The EPISTLE was from the Canticle of Canticles, 2:1-13: "I am the flower of the field, and the lily of the valleys..." It's always a delight to encounter a liturgical reading from this most sublime and mystical book of Scripture, more commented on than any other book and yet so rare in the liturgy itself (less rare in the traditional, but almost non-existent in the modern Roman rite). Hearing the Song of Songs chanted by one of the monks truly gave wings to these already intense words.

The Offertory strikingly takes a text from Genesis and applies it to St. Rita's husband and two children, all three of whom were converted before their deaths because of her prayers:
OFFERTORY (Gen 40:9-10). I saw before me a vine, on which were three branches which by little and little sent out buds, and after the blossoms brought forth ripe grapes. Alleluia.
SECRET. Pierce our hearts, we beseech Thee, O Lord, by the merits of St. Rita, with the thorn of that sorrow which is from heaven, so that, being delivered by Thy grace from all sins, we may be able to offer to Thee the sacrifice of praise with pure hearts. Through our Lord.
The Communion antiphon is a very familiar verse, Psalm 20:4, yet with a different twist than usual in its application to a female saint:
COMMUNION. Thou hast prevented her, O Lord, with blessings of sweetness: Thou hast set on her head a crown of precious stones. Alleluia.
POSTCOMMUNION. Regaled with heavenly delights, O Lord, we humbly entreat Thee that, by the intercession of St. Rita, we may bear in our souls the marks of Thy charity and Thy passion, and constantly enjoy the fruit of perpetual peace. Through our Lord.
The town of Cascia is a close neighbor to Norcia, so not surprisingly May 22nd is a huge celebration over there and throughout the region.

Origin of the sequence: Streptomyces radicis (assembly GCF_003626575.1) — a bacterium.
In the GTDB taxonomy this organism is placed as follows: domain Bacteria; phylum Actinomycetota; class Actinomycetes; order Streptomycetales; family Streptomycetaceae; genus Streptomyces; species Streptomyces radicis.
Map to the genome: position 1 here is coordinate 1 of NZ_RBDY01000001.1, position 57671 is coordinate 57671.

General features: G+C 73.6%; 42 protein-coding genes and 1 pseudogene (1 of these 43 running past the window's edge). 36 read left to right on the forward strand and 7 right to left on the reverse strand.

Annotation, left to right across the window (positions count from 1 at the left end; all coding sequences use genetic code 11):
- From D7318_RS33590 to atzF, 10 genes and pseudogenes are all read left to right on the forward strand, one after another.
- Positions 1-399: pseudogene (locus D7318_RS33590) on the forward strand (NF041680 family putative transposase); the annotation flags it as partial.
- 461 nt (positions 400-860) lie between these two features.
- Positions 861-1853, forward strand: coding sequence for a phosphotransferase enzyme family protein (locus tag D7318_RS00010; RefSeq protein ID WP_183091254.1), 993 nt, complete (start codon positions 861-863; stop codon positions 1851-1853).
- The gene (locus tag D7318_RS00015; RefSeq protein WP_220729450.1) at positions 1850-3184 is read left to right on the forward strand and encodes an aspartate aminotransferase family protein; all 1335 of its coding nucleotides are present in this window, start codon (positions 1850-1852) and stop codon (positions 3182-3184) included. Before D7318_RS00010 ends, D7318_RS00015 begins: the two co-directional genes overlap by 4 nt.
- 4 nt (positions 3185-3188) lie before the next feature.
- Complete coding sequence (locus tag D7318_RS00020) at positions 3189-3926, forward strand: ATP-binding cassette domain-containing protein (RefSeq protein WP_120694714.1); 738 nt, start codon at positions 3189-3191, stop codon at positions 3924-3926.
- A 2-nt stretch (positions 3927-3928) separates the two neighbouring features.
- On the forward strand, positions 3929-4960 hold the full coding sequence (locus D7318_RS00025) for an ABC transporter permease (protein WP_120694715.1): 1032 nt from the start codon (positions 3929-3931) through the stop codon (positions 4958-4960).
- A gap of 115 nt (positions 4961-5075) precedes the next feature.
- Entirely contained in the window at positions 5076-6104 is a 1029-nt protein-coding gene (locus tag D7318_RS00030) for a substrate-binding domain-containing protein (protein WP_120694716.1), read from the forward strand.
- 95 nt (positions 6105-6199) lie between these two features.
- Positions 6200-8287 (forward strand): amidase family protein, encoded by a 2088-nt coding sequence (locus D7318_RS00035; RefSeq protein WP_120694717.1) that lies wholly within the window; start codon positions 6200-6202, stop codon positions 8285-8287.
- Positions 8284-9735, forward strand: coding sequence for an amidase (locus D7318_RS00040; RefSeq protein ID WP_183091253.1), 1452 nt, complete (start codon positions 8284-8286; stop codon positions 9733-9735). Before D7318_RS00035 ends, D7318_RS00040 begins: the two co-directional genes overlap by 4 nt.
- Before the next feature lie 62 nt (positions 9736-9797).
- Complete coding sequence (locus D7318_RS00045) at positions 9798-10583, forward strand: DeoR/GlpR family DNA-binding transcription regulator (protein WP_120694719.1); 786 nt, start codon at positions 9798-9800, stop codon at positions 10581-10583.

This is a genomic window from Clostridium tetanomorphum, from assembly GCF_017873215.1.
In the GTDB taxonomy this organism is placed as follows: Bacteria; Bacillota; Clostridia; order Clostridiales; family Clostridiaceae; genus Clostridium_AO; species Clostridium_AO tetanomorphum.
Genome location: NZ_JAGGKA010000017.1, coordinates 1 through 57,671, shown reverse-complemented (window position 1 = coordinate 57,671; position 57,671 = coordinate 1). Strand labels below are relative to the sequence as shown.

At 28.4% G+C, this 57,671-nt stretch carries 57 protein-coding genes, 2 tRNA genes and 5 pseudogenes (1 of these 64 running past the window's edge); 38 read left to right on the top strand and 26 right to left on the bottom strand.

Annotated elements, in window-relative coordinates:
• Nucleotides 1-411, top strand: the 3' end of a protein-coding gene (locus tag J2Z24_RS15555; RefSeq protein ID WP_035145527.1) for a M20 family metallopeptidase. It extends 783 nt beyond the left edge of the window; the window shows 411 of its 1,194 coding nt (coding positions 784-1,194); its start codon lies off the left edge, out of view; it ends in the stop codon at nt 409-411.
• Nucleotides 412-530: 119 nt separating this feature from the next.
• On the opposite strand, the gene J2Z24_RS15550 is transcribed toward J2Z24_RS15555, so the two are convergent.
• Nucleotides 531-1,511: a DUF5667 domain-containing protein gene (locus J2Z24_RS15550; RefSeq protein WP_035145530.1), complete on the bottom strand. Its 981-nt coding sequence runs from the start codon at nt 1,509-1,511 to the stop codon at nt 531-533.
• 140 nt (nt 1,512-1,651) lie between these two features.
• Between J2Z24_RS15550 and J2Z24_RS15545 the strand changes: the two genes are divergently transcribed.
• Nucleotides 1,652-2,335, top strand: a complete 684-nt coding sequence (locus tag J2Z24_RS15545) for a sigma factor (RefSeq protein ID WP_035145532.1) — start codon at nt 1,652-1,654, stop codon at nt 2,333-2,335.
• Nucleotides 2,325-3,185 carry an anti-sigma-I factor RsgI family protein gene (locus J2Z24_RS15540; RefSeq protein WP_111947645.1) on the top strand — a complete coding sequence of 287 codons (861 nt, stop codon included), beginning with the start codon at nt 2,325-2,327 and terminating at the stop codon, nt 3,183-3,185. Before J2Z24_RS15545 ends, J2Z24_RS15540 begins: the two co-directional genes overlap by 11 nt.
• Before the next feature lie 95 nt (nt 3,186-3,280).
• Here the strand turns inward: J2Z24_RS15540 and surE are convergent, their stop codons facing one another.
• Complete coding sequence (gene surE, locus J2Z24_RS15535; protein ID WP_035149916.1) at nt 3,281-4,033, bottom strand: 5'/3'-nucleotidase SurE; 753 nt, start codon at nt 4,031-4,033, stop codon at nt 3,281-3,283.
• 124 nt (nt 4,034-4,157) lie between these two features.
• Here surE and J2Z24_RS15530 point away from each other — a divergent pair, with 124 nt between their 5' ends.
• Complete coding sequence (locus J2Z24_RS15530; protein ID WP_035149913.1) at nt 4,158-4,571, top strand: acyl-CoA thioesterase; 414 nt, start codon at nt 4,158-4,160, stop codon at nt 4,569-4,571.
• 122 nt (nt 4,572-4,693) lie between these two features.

Immediately after Vespers on this feastday, Fr. Cassian Folsom, Prior of the community, received me as an oblate of the monastery in the presence of the other monks. The ceremony was short, solemn, and beautiful, culminating in the reading of the hand-written oblate chart, the signing of it upon the altar, and the chanting of the "Suscipe" together with all the monks.
The oblation ceremony 
The chanting of the Suscipe
Then there is the time for rejoicing! As many NLM readers know, the monks of Norcia are famous for their home-brewed Belgian-style beer, Birra Nursia, which has become so popular in their region that they can hardly brew enough to supply the demand. Br. Francis, the brewmaster, gave me a tour of the brewery, which had expanded considerably since my last visit.
Br. Francis and a tank

Br. Anthony with more tanks

Storage of malt

The bottling machine
One last highlight of the visit was hiking up into the mountains to see the ruined monastery that the monks of Norcia often flee to in the summertime for peace, quiet, and a bit of coolness -- a sort of earthly image of the locus refrigerii, lucis, et pacis. The regional government of Umbria has given the monks a grant of 400,000 Euros to continue the repair work on this beautiful structure, located in such a splendid spot, but of course it will cost a lot more, and take many years, to bring these buildings back into regular use. The monks have chanted parts of the Divine Office in the chapel here.
Entrance to the mountain retreat

The chapel in the mountains

A view from the path

May the Lord continue to bless the good monks of Norcia, whose warm hospitality is rivaled only by their edifying devotion to the Work of God, the sacred liturgy.